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In economics, inflation is a general rise in the price of goods and services in relation to purchasing power.

Prices tend to go up when demand from consumers exceeds the normal capacity of producers to supply goods and services. An excess supply of goods and services tends to put downward pressure on prices.

High inflation undermines the economy's ability to generate long-lasting growth and job creation. Consumers and investors may put off purchases because of uncertainty. High inflation erodes the value of incomes and savings. People on fixed incomes, including the elderly and poor are particularly vulnerable to inflation. Social Security payments are adjusted to inflation.

The common measure for consumers is the Consumer Price Index (CPI). Economists prefer a broader measure, the "implicit GDP deflator", which includes the prices of non-consumer items like highways and factories.

In the U.S. the inflation rate was near zero in 2009. CPI (Consumer Price Index) change from previous year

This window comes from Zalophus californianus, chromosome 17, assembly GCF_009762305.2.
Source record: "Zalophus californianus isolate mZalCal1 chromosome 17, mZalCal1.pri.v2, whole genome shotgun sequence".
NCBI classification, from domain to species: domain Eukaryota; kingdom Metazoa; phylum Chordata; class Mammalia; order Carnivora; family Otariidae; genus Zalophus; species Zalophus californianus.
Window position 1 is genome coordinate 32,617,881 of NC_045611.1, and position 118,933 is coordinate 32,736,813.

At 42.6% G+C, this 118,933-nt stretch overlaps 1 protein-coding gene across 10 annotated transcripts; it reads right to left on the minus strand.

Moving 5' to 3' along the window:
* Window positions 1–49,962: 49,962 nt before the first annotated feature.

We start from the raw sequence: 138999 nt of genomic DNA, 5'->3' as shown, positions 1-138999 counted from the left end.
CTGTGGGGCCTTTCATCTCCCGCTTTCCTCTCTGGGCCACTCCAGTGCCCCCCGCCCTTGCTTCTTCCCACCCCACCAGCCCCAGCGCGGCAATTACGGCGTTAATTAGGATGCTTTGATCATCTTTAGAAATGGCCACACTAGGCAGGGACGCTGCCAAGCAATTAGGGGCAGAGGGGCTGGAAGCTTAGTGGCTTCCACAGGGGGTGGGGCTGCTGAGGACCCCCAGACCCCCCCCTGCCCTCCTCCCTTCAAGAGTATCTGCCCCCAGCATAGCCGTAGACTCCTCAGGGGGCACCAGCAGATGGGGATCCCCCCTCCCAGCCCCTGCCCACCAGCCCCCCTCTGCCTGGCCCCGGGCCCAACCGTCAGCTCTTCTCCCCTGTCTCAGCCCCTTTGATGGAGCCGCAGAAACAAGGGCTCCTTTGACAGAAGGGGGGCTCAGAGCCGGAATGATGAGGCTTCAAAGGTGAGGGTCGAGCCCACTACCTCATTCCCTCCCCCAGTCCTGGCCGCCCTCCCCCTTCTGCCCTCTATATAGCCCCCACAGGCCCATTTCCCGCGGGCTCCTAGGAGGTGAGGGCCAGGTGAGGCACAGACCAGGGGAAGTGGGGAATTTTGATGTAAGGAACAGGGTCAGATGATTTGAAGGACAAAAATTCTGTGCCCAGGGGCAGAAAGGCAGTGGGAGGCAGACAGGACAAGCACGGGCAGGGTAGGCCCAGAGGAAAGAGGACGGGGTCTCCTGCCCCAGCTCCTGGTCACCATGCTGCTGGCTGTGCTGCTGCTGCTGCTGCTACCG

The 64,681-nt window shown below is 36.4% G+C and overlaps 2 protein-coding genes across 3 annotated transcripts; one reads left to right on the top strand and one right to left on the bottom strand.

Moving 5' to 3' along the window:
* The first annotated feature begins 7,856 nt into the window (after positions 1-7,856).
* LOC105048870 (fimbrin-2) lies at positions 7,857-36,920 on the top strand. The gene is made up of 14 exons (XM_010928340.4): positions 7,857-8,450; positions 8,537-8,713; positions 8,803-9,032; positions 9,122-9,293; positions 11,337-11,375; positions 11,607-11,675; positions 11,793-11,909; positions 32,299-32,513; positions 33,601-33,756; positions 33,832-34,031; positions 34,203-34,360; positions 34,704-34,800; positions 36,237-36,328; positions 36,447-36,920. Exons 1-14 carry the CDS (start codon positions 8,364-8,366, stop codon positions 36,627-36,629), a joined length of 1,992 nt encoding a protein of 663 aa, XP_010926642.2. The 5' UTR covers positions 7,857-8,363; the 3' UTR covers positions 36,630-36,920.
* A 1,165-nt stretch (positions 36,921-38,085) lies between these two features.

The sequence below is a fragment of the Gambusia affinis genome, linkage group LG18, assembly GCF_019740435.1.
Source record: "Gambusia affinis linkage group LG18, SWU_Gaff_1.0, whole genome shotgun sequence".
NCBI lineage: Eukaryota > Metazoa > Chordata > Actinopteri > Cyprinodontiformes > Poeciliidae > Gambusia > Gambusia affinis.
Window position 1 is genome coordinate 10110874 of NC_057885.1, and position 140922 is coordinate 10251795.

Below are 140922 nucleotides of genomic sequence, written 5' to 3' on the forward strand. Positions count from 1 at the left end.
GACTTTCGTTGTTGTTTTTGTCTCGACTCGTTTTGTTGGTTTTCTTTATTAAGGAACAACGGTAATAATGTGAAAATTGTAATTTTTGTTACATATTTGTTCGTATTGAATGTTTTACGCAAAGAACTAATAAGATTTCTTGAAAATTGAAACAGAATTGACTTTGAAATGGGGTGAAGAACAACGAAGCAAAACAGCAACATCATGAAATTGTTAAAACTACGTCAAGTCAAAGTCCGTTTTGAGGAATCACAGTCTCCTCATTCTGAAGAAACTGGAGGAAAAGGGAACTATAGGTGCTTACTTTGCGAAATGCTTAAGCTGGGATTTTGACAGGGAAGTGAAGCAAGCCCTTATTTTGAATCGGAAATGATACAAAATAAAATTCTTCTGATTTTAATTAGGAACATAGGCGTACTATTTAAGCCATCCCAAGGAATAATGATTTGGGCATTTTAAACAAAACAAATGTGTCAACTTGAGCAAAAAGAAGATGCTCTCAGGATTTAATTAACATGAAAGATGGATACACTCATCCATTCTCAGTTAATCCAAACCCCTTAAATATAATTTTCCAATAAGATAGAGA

Hyperinflation is out of control inflation and has occurred when there is a massive imbalance between the supply and demand and a complete loss of confidence in the currency. It has occurred when prices are decontrolled by central governments, like in the economic collapse of the USSR, where inflation reached over 1000% in some areas.[1]

The worst episodes of hyperinflation historically have been in Weimar Germany in 1923 (after World War I), Hungary after World War II, and Zimbabwe in the late 2000s.

Politics and inflation

In some societies, political decisions control the supply of currency. If a fiat currency is devalued over time due to an increase in the total money supply, inflation will result.

Bruce Bartlett wrote:

Measures of inflation

For a more detailed treatment, see consumer price index.

The most widely used measure of inflation is the consumer price index (CPI). It reflects changes in the price of a representative "basket" of goods and services sold:

  • food
  • housing
  • transportation
  • furniture
  • clothing
  • recreation
  • other items

The inflation rate is expressed as a percentage increase in average prices over a year. For example, if the cost of the CPI "basket" rises from $100 one year ago to $102 today, the current inflation rate is 2 per cent. When the CPI rises, the purchasing power of the average consumer's dollar falls.[2]

Quotes on Inflation


  1. [1] Inflation Indicators Ukraine
  2. Wanniski, Jude. "Money and Tax Rates." In Wanniski. The Way the World Works. 1978.

External links